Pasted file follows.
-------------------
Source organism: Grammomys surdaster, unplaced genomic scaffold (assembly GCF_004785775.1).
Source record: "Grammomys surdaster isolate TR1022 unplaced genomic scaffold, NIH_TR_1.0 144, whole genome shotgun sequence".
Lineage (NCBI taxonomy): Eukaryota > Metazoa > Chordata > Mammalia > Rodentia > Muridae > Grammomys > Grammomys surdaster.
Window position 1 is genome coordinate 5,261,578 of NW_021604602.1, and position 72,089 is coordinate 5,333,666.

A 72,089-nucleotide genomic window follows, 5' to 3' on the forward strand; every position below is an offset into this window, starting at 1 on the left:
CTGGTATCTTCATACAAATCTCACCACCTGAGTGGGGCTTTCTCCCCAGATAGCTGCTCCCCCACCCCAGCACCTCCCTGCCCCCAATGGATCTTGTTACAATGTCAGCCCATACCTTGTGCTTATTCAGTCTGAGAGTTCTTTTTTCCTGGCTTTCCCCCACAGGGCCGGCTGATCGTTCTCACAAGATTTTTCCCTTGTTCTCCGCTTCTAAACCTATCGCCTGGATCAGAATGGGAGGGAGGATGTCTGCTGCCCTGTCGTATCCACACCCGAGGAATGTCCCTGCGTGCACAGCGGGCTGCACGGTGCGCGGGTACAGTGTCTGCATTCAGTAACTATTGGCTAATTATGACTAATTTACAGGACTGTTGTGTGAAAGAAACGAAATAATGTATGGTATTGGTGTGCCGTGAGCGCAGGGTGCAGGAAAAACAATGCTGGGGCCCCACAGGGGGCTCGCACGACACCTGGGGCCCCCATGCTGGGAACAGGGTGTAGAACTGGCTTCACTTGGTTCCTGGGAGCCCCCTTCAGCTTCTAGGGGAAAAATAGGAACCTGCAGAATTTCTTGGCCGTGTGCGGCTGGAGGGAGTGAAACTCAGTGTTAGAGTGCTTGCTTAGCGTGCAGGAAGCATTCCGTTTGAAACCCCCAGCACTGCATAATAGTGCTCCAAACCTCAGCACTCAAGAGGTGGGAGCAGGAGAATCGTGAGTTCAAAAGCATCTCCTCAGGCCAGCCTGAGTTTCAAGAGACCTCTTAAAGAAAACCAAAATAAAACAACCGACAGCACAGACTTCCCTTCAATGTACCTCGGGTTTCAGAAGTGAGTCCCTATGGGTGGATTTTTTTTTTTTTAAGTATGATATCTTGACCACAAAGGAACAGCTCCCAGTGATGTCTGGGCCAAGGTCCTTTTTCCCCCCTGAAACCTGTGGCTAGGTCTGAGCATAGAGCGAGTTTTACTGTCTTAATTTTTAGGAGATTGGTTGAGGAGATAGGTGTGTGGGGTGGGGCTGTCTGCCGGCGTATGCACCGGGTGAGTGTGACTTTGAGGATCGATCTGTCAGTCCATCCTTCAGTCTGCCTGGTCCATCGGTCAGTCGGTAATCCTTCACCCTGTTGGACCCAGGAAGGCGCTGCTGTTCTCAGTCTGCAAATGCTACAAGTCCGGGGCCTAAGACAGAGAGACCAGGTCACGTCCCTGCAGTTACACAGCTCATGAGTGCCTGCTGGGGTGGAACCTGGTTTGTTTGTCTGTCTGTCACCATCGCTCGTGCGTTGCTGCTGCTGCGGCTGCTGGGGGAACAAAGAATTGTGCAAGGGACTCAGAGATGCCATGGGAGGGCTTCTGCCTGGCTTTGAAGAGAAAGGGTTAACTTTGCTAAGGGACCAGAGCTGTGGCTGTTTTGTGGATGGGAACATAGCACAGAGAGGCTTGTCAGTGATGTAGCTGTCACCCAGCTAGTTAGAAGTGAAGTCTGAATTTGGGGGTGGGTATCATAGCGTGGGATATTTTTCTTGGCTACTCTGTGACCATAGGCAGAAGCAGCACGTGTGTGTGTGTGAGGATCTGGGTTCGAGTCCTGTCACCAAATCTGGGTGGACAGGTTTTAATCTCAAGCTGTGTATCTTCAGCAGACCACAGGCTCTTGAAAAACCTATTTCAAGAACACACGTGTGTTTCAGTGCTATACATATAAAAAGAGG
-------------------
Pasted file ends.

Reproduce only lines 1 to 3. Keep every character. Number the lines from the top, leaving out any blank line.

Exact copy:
Source organism: Grammomys surdaster, unplaced genomic scaffold (assembly GCF_004785775.1).
Source record: "Grammomys surdaster isolate TR1022 unplaced genomic scaffold, NIH_TR_1.0 144, whole genome shotgun sequence".
Lineage (NCBI taxonomy): Eukaryota > Metazoa > Chordata > Mammalia > Rodentia > Muridae > Grammomys > Grammomys surdaster.